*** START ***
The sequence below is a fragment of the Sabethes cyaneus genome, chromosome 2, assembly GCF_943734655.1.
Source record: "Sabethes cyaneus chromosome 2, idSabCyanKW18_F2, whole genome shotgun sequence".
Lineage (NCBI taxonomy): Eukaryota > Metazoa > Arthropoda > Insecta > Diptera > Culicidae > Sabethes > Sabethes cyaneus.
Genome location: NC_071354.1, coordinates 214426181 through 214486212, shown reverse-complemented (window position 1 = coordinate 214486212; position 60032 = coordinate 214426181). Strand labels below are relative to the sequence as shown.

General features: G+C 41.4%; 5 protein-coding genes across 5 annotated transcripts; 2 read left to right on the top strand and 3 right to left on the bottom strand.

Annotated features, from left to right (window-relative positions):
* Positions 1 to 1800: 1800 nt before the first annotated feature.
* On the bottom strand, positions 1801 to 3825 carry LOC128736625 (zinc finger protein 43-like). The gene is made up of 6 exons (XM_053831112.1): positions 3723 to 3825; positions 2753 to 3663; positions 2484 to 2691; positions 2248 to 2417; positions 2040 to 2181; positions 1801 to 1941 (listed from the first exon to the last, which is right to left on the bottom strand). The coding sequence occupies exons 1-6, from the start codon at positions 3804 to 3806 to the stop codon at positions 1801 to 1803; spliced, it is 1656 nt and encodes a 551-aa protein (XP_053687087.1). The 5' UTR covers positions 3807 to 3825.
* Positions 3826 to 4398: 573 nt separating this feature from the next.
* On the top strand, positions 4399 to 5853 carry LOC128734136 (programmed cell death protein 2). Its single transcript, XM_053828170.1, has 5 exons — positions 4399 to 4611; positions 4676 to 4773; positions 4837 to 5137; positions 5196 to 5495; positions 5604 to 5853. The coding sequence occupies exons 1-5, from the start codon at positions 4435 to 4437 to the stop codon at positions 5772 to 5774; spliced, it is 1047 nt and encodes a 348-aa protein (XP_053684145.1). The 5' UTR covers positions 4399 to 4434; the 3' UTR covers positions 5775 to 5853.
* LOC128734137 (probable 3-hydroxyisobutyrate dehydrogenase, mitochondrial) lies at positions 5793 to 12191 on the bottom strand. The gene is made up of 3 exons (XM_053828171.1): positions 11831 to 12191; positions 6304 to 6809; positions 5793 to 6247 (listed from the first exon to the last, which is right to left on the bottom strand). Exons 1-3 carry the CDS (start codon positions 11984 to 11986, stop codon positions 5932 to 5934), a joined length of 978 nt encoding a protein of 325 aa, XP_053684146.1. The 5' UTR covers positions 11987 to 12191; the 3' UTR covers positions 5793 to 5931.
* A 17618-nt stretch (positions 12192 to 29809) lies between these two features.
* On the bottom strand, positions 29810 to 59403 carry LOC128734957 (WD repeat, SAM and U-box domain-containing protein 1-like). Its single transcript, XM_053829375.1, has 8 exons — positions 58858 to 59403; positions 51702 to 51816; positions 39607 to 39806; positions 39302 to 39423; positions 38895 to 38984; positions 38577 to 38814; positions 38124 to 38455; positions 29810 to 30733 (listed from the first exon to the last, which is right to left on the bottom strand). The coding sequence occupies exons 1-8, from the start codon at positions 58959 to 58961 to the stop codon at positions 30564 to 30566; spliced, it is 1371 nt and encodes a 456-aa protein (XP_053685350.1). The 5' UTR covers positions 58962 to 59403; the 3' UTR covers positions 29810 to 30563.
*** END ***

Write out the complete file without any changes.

The sequence below is a fragment of the Sabethes cyaneus genome, chromosome 2, assembly GCF_943734655.1.
Source record: "Sabethes cyaneus chromosome 2, idSabCyanKW18_F2, whole genome shotgun sequence".
Lineage (NCBI taxonomy): Eukaryota > Metazoa > Arthropoda > Insecta > Diptera > Culicidae > Sabethes > Sabethes cyaneus.
Genome location: NC_071354.1, coordinates 214426181 through 214486212, shown reverse-complemented (window position 1 = coordinate 214486212; position 60032 = coordinate 214426181). Strand labels below are relative to the sequence as shown.

General features: G+C 41.4%; 5 protein-coding genes across 5 annotated transcripts; 2 read left to right on the top strand and 3 right to left on the bottom strand.

Annotated features, from left to right (window-relative positions):
* Positions 1 to 1800: 1800 nt before the first annotated feature.
* On the bottom strand, positions 1801 to 3825 carry LOC128736625 (zinc finger protein 43-like). The gene is made up of 6 exons (XM_053831112.1): positions 3723 to 3825; positions 2753 to 3663; positions 2484 to 2691; positions 2248 to 2417; positions 2040 to 2181; positions 1801 to 1941 (listed from the first exon to the last, which is right to left on the bottom strand). The coding sequence occupies exons 1-6, from the start codon at positions 3804 to 3806 to the stop codon at positions 1801 to 1803; spliced, it is 1656 nt and encodes a 551-aa protein (XP_053687087.1). The 5' UTR covers positions 3807 to 3825.
* Positions 3826 to 4398: 573 nt separating this feature from the next.
* On the top strand, positions 4399 to 5853 carry LOC128734136 (programmed cell death protein 2). Its single transcript, XM_053828170.1, has 5 exons — positions 4399 to 4611; positions 4676 to 4773; positions 4837 to 5137; positions 5196 to 5495; positions 5604 to 5853. The coding sequence occupies exons 1-5, from the start codon at positions 4435 to 4437 to the stop codon at positions 5772 to 5774; spliced, it is 1047 nt and encodes a 348-aa protein (XP_053684145.1). The 5' UTR covers positions 4399 to 4434; the 3' UTR covers positions 5775 to 5853.
* LOC128734137 (probable 3-hydroxyisobutyrate dehydrogenase, mitochondrial) lies at positions 5793 to 12191 on the bottom strand. The gene is made up of 3 exons (XM_053828171.1): positions 11831 to 12191; positions 6304 to 6809; positions 5793 to 6247 (listed from the first exon to the last, which is right to left on the bottom strand). Exons 1-3 carry the CDS (start codon positions 11984 to 11986, stop codon positions 5932 to 5934), a joined length of 978 nt encoding a protein of 325 aa, XP_053684146.1. The 5' UTR covers positions 11987 to 12191; the 3' UTR covers positions 5793 to 5931.
* A 17618-nt stretch (positions 12192 to 29809) lies between these two features.
* On the bottom strand, positions 29810 to 59403 carry LOC128734957 (WD repeat, SAM and U-box domain-containing protein 1-like). Its single transcript, XM_053829375.1, has 8 exons — positions 58858 to 59403; positions 51702 to 51816; positions 39607 to 39806; positions 39302 to 39423; positions 38895 to 38984; positions 38577 to 38814; positions 38124 to 38455; positions 29810 to 30733 (listed from the first exon to the last, which is right to left on the bottom strand). The coding sequence occupies exons 1-8, from the start codon at positions 58959 to 58961 to the stop codon at positions 30564 to 30566; spliced, it is 1371 nt and encodes a 456-aa protein (XP_053685350.1). The 5' UTR covers positions 58962 to 59403; the 3' UTR covers positions 29810 to 30563.